Tag Info

Hot answers tagged

10

Let $\displaystyle g(x,y,z)=\frac{x}{y^3+54}+\frac{y}{z^3+54}+\frac{z}{x^3+54}$. If we consider $g(a,b,1-(a+b))$ we can use $\partial_ag=0$ and $\partial_bg=0$ to numerically find the following critical points (up to cyclic permutation): $$\begin{array}{lll|l} \text{a} & \text{b} & \text{c} & \text{g(a,b,c)} \\ \hline 1.20836 & -0.608416 ...


7

Hint: Test for Extrema Let $f$ be a function of two variables that has continuous second partial derivatives on a rectangular region $Q$ and let: $$\displaystyle g(x,y) = f_{xx}(x, y)f_{yy}(x,y)-[f_{xy}(x,y)]^2$$ for every $(x,y)$ in $Q$. If $(a,b)$ is in $Q$ and $f_x(a,b) = 0, f_y(a,b) = 0$, then: (i) $f(a, b)$ is a local maximum of $f$ if $g(a,b) \gt ...


5

Consider a point $p$ in the common domain $\Omega\subset{\mathbb R}^n$ of $f$ and the constraints $$g_k(x)=0\qquad(1\leq k\leq r)\ .\tag{1}$$ The gradients $\nabla g_k(p)$ define a subspace $U$ of allowed directions when walking away from $p$. In fact a direction $X$ is allowed only if it belongs to the tangent planes of all level surfaces $(1)$. This means ...


5

actually it is same,because we can consider signs as a alternatives of maximize or minimize,so you can use it without any problem. http://en.wikipedia.org/wiki/Lagrange_multiplier maybe also author's definition plays some role as well.so i think there is not big difference between $+$ sign ad $-$ sign in this case i found you case ...


5

I think you have some problems, because you use an incorrect notation. Let me rewrite your original problem: \begin{align*} \text{Minimize}\quad & J(y) = \int_{x_0}^{x_1} F(x, y(x), y'(x)) \, \mathrm{d} x \\ \text{such that}\quad & G(x, y(x), y'(x)) = 0 \quad\text{for all } x \in [x_0,x_1]. \end{align*} Here, $F : \mathbb{R} \times \mathbb R \times ...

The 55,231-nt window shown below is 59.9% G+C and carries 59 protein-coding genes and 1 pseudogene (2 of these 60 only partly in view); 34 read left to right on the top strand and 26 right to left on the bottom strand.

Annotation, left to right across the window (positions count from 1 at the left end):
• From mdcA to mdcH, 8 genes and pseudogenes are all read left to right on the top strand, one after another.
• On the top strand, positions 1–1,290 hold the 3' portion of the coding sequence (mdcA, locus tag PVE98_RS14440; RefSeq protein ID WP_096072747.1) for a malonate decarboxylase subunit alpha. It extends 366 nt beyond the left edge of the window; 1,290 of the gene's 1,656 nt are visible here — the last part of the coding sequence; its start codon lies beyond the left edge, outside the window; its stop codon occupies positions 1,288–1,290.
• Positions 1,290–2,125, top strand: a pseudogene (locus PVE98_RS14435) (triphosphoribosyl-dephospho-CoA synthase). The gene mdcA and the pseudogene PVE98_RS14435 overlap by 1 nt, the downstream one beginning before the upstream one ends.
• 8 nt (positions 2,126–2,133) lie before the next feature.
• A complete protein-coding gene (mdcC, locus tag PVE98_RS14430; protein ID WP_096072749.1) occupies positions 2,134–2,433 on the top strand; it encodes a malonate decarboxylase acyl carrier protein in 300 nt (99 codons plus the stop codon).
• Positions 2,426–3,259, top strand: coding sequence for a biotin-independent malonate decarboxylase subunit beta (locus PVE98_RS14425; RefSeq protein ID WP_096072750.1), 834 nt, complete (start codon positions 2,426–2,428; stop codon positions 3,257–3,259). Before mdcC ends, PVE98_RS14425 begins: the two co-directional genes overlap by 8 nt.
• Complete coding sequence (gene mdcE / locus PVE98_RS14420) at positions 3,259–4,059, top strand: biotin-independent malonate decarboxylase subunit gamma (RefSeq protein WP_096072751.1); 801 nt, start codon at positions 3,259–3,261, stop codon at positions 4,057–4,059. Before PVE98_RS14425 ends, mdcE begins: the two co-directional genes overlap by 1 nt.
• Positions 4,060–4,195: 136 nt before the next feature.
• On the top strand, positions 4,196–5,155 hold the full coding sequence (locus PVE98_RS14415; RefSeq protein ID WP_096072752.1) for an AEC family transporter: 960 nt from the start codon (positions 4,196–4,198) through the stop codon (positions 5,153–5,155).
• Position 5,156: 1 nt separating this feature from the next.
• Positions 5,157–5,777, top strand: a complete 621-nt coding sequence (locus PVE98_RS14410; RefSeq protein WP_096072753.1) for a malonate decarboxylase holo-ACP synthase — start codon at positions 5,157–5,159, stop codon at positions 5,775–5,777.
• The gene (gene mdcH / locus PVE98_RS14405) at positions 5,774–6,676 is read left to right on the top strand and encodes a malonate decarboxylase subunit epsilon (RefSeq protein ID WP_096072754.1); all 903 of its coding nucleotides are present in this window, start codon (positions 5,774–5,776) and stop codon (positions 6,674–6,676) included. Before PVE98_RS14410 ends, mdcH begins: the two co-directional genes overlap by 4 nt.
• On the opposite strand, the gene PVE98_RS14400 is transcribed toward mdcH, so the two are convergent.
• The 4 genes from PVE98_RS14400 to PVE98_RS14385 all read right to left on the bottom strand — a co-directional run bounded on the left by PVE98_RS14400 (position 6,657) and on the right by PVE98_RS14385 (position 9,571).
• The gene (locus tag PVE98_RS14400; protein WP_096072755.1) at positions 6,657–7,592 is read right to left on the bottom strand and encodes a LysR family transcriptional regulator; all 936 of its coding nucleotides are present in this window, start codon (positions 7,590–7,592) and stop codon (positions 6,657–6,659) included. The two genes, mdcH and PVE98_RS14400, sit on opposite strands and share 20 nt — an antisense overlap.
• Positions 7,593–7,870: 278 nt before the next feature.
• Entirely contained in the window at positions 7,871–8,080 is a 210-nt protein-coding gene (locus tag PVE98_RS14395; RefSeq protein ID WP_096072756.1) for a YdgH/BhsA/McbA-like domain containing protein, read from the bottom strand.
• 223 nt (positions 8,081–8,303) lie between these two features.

4

Maximize $g$ ignoring the constraint. If the solution fulfills the constraint, you're done. If not, there's no maximum, since it would have to lie on the boundary, but the boundary is excluded by the constraint.


4

Here is a complete answer. The computations are rather long but every step is natural. Perhaps someone else can simplify the computational part of the proof. We will show that the maximum is $M=\frac{3}{2}-\sqrt{2}$ independently of $n$, just as claimed in Macavity's comments. Let $\phi(x)=1-\sqrt{x}$ for $x\in [0,1]$. The inequality to be shown can then ...


4

First of all just delete y. Modify the constraints and use dummy variables to get rid of functional inequalities $$g_1(x)+s_1=-(x-3.0)^2+s_1=-1$$ $$g_2(x)+s_2=-(x-5.3)^2+s_2=-1$$ $$g_3(x)+s_3=-(x-7.0)^2+s_3=-1$$ $$s_1,s_2,s_3\ge 0$$ Construct your Lagrangian $$Z=L(x)+\lambda_1(r_1-g_1(x)-s_1)+\lambda_2(r_2-g_2(x)-s_2)+\lambda_3(r_3-g_3(x)-s_3)$$ where ...


4

Suppose you want to maximize $z=f(x,y)$ subject to the constraint $g(x,y)=c$. You've used the method of Lagrange multipliers to have found the maximum $M$ and along the way have computed the Lagrange multiplier $\lambda$. Then $\lambda={dM\over dc}$, i.e. $\lambda$ is the rate of change of the maximum value with respect to $c$. Said another way, you can ...


4